The army's severe restrictions on Palestinian movement in the West Bank gravely affect the ability of Palestinians to obtain proper medical treatment.
The hundreds of physical obstructions and dozens of checkpoints result in very limited access to medical treatment, and sometimes none at all. The problem is especially grave among residents of villages and outlying areas who need to get to hospitals in the large cities. For example, persons living in villages around Jerusalem who need to get to hospitals in East Jerusalem for treatment require a permit to enable them to reach their destination. To obtain a permit, patients have to provide medical documents testifying to their illness, as well as confirmation that they have an appointment at the specific hospital and that it is the only facility where the needed treatment is available.
The need for a permit is especially problematic for pregnant women, who need to get to the hospital in time to give birth. Even though the delivery date is uncertain, the permit given to women about to deliver is valid for only one or two days, as is the case for most sick persons. Therefore, women in their ninth month of pregnancy must go to the DCO every few days to renew the permit. As a result, in some instances, the mother gave birth at the checkpoint after her crossing was delayed because she did not have a valid permit. In 2007, at least five women gave birth at a checkpoint, three of them at a checkpoint at the entrance to Jerusalem.
The hardships entailed in obtaining medical treatment involve more than the bureaucracy of the permit regime. In many cases, the way to the hospital is blocked, so the sick and injured have to travel on long, winding, and worn roads. These alternate roads often lead to a staffed checkpoint, where they are forced to wait and undergo checks. In other cases, access to medical treatment is prevented and ill and wounded persons are unable to receive emergency medical treatment when checkpoints are closed at night, and whole Palestinian communities are blocked from entering or leaving by vehicle, including by ambulance. This situation exists primarily in enclaves in the “seam zone” and in a number of isolated areas, among them Beit Furik and Beit Dajan, in the Nablus area. In 2007, there was an increase in the number of persons needing medical treatment who were delayed at checkpoints, and B'Tselem documented five cases in which ill or wounded persons died after being delayed at a checkpoint.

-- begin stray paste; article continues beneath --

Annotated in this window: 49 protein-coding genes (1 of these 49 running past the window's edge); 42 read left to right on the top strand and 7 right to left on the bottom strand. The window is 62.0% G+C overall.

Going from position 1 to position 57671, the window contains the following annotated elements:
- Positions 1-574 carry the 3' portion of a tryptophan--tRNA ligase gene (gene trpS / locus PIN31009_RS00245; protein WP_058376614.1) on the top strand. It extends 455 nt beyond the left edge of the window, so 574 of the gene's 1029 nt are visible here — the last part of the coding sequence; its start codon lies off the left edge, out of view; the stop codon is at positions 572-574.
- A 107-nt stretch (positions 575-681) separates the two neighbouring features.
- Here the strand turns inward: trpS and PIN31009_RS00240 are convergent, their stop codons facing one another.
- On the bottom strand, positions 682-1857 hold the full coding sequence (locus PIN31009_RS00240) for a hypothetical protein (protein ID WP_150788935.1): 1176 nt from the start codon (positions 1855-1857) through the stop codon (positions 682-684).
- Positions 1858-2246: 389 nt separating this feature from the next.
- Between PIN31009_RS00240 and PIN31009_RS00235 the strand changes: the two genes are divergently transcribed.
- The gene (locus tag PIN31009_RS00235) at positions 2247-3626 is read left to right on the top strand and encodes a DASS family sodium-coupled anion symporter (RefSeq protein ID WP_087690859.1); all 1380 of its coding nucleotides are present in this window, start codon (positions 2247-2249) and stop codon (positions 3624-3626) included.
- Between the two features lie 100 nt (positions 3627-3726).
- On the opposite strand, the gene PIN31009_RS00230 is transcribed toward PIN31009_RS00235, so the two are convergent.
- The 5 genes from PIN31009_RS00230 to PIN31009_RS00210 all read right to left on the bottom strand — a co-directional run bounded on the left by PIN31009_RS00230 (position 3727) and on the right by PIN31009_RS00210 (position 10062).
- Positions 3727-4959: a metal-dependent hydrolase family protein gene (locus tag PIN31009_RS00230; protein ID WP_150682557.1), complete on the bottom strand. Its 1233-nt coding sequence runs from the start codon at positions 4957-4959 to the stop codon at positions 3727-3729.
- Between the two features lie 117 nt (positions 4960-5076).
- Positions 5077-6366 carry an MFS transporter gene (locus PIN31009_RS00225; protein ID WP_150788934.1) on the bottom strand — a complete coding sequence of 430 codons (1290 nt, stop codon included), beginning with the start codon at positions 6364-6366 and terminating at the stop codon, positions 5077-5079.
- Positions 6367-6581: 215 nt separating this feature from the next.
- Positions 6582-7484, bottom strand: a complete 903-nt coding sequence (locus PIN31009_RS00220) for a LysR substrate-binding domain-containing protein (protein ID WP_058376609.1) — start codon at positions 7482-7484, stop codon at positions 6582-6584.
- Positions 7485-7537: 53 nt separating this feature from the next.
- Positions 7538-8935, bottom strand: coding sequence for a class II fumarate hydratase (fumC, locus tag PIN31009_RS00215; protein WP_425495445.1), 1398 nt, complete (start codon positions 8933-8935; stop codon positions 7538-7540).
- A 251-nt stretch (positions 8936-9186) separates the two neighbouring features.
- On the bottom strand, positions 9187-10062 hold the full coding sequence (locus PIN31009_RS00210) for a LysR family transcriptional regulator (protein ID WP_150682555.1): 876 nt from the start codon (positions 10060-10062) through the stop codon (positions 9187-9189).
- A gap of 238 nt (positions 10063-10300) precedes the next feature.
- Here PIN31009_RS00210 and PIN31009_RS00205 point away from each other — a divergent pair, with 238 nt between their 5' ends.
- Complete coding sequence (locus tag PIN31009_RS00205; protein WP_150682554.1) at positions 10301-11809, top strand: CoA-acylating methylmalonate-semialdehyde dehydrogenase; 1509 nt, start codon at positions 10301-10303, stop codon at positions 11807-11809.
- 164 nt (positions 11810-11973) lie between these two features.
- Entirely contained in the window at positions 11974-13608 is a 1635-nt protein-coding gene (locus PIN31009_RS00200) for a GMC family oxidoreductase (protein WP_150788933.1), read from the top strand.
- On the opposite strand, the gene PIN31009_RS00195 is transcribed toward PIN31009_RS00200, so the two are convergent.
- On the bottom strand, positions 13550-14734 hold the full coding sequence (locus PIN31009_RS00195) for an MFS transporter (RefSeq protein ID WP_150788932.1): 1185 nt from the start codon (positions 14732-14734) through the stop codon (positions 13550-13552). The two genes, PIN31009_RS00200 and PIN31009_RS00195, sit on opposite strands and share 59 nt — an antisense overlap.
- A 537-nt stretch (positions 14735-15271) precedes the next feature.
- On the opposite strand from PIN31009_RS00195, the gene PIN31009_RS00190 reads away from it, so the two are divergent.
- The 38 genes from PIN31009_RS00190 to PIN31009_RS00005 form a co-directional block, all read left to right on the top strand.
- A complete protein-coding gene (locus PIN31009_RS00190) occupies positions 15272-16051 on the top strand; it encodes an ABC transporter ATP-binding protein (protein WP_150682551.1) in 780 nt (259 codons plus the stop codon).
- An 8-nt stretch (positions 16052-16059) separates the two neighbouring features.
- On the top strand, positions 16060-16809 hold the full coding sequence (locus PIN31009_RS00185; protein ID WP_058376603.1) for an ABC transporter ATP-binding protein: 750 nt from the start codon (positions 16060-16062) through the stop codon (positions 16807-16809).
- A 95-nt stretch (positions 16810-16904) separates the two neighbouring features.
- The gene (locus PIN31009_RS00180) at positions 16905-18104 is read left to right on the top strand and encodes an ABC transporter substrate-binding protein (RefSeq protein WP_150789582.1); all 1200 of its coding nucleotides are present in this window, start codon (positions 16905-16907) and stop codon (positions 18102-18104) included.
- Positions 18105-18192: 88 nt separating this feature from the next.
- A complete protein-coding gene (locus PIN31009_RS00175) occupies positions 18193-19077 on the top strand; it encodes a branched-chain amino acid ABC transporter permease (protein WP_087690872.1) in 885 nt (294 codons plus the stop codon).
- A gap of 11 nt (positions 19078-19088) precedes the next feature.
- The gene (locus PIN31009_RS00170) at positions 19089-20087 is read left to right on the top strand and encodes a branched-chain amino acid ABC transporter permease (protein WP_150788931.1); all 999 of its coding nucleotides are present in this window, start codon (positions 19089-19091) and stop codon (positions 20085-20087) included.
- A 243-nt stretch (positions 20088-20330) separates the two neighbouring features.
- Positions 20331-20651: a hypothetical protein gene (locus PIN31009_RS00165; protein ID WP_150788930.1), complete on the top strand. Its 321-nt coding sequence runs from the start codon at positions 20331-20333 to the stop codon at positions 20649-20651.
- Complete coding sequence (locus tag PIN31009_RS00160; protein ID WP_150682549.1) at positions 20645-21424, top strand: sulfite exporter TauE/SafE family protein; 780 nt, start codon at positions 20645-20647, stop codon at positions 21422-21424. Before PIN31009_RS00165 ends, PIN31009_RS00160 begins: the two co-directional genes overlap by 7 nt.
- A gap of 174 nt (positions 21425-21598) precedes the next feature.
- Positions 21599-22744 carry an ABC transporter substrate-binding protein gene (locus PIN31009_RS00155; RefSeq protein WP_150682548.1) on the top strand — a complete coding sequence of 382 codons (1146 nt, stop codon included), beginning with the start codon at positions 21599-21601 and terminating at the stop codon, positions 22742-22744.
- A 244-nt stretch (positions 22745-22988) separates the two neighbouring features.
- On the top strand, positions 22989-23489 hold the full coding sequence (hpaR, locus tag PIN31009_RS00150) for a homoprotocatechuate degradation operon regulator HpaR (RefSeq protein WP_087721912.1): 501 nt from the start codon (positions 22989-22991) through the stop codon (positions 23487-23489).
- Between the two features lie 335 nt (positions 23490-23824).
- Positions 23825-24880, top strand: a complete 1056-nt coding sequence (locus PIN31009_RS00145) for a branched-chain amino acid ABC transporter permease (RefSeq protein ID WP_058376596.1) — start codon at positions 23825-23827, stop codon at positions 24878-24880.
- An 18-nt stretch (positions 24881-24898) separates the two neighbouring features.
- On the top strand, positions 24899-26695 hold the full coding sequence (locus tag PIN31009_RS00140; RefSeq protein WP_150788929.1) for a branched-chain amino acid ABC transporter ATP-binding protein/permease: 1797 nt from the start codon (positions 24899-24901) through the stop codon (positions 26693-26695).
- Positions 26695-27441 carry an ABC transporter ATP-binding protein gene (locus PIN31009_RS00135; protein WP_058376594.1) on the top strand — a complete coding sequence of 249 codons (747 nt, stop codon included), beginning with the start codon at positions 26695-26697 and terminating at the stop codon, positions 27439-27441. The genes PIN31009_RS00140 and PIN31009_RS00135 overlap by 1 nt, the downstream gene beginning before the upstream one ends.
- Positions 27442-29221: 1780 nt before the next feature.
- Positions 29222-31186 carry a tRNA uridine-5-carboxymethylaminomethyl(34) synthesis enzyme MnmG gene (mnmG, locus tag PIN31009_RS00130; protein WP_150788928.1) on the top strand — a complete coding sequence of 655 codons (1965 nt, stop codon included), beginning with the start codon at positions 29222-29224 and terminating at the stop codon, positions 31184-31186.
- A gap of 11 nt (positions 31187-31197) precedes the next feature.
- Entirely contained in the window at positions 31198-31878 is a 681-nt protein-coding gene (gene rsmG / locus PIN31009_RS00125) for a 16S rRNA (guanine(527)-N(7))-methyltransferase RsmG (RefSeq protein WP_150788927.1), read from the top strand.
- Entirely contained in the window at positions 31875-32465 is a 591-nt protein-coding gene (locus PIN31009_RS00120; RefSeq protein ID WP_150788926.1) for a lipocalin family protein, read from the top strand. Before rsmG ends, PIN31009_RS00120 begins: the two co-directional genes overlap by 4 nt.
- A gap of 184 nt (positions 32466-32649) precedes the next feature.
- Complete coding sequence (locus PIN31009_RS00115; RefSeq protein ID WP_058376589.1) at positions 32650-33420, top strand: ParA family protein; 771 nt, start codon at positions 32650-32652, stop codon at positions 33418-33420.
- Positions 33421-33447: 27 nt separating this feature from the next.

Following a petition that Physicians for Human Rights filed in 1996, the State Attorney's Office announced two procedures instituted by the army regarding the crossing of checkpoints on grounds of medical need. The two procedures were intended to regulate the crossing of Palestinians in case of medical emergency, when a permit would not be needed, and in non-emergency cases. These procedures were supposed to apply at all the checkpoints in the West Bank, but recent testimonies given to B'Tselem indicate that this is not always the case. Frequently, the soldiers, who have no medical training that would enable them to evaluate the medical condition of the person, err in judgment.
The many restrictions on movement have also impaired the ability of West Bank hospitals to function properly. Indeed, the level of service in these hospitals has suffered greatly because of the absence or delay in arrival of doctors and staff as a result of checkpoint delays. Finally, the restrictions on movement also impair the development and expertise of medical professionals in the Palestinian health system: it is almost impossible for physicians and staff to get to in-service training or students to university, and many students are either unable to complete their studies or receive a lower quality of professional training.
International law grants special protection to the sick, wounded, the infirm, and pregnant women, and states that medical teams and sick and wounded persons must be allowed open passage. The many restrictions on Palestinian movement in the West Bank and the extensive period in which these restrictions have been imposed have resulted in a systematic, protracted breach of the law and in grave harm to the health of West Bank Palestinians and to the Palestinian health system.